And I have herpes.
I have sat with patients after a herpes diagnosis, giving them the pep talk I would end up wishing I had received. I did not, however, anticipate how much stigma I would experience when I was diagnosed. It started with the diagnosing provider, who seemed to suggest that I should have known better, that I should have been more responsible given my profession. This did nothing to lessen the internalized shame I felt.
I labeled myself a professional failure. My doctor was right, I should have known better.
How to learn, and talk, about genital herpes
And like one-in-five sexually active people, I contracted genital herpes. At the time of my diagnosis, my doctor did not take a sexual history, and we did not discuss how I might have acquired the virus or how I could prevent transmitting it to any future partners.
There was no counseling on how to disclose my diagnosis or advice on dating after herpes. There was no concern for my mental health, or how I was digesting this news that so many find devastating.
And, as the provider hurriedly left the exam room, I was left to navigate this new and unexpected reality alone. My experience with stigma continued as I made a point to inform partners of my diagnosis.
One person nervously insisted he tested negative for the HSV-2 antibody and promised to send me his testing history. Yet another completely cut all ties with me, our friendship instantly evaporating upon disclosure. I took myself out of the dating game for months after my first outbreak cleared. Despite all of my knowledge, I was not immune to the societal messages of shame.
I believed no one would ever be attracted to or love me again.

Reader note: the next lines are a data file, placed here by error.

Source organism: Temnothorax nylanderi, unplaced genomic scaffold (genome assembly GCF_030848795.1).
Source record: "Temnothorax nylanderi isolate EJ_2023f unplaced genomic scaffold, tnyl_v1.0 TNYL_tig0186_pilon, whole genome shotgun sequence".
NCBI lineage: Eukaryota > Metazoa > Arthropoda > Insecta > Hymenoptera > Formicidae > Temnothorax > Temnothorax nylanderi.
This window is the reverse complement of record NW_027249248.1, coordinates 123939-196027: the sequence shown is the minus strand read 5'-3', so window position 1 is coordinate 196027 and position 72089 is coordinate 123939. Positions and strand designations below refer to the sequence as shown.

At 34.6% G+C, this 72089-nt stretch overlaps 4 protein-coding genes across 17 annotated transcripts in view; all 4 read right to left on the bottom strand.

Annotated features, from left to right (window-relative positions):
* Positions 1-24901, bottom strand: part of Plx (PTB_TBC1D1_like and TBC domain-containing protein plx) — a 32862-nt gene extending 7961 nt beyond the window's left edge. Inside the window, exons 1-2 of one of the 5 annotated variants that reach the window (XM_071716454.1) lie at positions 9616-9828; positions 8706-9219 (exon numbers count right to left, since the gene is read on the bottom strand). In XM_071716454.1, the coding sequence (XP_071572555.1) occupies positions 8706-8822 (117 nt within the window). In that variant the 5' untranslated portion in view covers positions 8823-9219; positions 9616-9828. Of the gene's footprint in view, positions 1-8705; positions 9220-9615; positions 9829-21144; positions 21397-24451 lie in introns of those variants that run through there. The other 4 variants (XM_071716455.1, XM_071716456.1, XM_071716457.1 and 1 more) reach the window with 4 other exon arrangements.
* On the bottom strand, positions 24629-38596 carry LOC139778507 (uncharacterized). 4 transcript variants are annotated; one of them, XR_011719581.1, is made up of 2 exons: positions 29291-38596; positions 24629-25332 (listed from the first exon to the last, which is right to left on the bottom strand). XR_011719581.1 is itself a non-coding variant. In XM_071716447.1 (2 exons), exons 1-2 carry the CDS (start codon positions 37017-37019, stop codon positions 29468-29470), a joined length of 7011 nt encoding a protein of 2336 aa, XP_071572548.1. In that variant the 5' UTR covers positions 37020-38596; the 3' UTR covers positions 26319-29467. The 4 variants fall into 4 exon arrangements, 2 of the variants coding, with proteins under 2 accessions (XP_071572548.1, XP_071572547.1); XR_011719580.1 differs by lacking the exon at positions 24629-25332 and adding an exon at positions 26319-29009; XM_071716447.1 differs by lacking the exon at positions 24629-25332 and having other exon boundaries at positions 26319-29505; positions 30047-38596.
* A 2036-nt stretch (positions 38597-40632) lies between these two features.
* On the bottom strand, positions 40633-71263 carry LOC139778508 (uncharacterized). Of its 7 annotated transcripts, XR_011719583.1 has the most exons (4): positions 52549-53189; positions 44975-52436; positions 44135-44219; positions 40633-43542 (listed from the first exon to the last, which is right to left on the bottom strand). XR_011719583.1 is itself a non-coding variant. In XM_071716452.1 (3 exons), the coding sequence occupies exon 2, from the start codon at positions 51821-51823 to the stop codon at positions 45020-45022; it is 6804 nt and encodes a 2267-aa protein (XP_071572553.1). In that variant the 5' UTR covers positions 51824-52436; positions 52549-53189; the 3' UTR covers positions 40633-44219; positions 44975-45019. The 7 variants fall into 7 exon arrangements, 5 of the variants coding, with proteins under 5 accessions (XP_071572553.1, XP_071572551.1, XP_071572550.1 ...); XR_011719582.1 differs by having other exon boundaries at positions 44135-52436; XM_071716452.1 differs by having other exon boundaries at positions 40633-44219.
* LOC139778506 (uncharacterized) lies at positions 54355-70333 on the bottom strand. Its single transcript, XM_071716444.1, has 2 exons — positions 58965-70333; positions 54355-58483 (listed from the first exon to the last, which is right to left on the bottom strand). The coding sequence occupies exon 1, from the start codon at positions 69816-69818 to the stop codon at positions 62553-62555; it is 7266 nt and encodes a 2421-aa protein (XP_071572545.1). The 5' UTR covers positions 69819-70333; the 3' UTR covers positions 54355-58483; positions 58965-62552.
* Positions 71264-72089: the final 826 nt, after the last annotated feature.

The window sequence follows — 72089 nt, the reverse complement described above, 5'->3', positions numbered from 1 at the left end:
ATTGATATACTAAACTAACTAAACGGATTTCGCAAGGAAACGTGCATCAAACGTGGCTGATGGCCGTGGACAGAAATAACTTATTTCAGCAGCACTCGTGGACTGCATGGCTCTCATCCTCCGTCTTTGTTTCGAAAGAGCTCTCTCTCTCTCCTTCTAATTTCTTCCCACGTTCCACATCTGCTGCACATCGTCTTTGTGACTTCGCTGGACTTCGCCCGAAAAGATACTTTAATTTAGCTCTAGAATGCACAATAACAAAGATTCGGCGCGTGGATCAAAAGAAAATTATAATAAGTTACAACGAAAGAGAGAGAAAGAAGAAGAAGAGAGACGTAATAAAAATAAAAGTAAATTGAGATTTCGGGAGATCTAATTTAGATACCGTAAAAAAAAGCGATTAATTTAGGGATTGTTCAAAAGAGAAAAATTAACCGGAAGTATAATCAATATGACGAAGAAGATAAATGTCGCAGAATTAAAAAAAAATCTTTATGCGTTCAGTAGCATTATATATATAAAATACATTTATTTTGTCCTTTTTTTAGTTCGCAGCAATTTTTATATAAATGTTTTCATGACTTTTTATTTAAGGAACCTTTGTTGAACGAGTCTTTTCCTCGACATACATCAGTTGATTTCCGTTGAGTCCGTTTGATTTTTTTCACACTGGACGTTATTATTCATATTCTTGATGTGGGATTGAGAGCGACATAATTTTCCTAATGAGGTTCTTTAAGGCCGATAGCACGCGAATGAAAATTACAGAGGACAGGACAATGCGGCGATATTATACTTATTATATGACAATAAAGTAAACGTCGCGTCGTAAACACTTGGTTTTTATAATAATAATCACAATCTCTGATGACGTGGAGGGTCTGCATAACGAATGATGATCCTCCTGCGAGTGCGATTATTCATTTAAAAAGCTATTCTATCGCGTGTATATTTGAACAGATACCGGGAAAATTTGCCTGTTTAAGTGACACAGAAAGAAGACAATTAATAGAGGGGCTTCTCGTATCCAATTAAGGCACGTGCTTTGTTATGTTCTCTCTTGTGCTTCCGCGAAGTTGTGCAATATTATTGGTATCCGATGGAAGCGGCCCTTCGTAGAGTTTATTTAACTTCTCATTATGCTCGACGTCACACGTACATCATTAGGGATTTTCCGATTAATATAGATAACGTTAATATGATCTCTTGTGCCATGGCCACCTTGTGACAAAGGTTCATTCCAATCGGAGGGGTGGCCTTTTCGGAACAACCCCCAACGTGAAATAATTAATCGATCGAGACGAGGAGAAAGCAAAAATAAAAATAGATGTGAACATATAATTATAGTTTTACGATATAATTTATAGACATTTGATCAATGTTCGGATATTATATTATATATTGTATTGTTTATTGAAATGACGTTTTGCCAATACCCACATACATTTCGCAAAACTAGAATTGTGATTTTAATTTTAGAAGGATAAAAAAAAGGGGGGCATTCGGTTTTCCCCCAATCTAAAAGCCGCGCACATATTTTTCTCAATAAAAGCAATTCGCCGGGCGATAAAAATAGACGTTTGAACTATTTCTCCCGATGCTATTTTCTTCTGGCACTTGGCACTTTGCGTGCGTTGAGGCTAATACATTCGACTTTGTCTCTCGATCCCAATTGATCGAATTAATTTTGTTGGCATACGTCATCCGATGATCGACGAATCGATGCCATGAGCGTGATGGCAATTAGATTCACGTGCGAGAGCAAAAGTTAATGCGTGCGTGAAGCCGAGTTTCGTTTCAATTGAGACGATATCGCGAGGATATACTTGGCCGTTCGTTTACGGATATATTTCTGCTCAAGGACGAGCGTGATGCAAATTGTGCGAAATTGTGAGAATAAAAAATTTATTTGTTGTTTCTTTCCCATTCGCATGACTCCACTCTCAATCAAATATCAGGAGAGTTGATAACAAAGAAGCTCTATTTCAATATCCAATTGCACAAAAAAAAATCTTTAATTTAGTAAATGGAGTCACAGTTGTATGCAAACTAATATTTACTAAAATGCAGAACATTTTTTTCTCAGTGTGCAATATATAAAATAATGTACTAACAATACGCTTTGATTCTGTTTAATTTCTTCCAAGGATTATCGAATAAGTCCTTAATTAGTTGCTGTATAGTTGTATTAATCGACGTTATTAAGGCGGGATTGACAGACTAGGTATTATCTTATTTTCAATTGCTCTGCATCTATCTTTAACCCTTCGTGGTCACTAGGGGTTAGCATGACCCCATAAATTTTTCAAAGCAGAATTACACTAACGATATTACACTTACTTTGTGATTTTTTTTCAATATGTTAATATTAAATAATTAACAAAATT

Three burning questions – amanda dennison, ncsd
I felt dirty. I was the punchline of every herpes joke on TV, in the movies, and among some of my social groups. With the support of a few select friends and family, I was able to overcome some of that initial shame and self-inflicted stigma.
When I decided to date again, I made a point to tell any possible date either before our first date or on our first date. Even after clumsily disclosing to my partners months earlier, I initially felt unequipped to handle the conversation with potential dates.
My first post-diagnosis date came along and I cautiously told him via text that I had herpes. I felt like I was telling some big, bad secret, but he swore he was fine with it and we moved along in our conversation. As our first and soon-to-be last date progressed, the topic came up as he asked some basic STD prevention questions, which I happily answered. But then he asked, in all seriousness, if he could get herpes by our legs touching under the table. Weird, I know.
But, I was the one with the virus and I was the one with the knowledge. I used that to take back the power in this situation. I would offer to answer questions, but refused to allow anyone to shame me or make me feel less than because I have herpes.
Dealing with rejection
In the years that followed, I got so bold as to include my status in my online dating profile. There is a disproportionate amount of stigma around herpes and other STDs. I think this is true for all STDs.
NCSD provided a safe and supportive environment for me to talk openly about my herpes, and we want to provide the same thing for others. That is why we are working to give a voice to the community of individuals affected by all STDs.
This work both inspires and empowers me, which is why I have chosen to use my voice and share my story.
Broaching the topic of genital herpes
Amanda le the programmatic work at NCSD. There she spearheaded program integration efforts and conducted strategic planning and program evaluation. Prior to her work at the state level, Amanda managed various programs and projects at an FQHC, focusing on the implementation of programs that addressed health equity and social determinants of health.
Want to be a part of tackling the stigma around STDs? Do you have a story to share?
Please reach out to Iman Karnabisenior manager, communications, with any requests or questions. Read this next: Blog.
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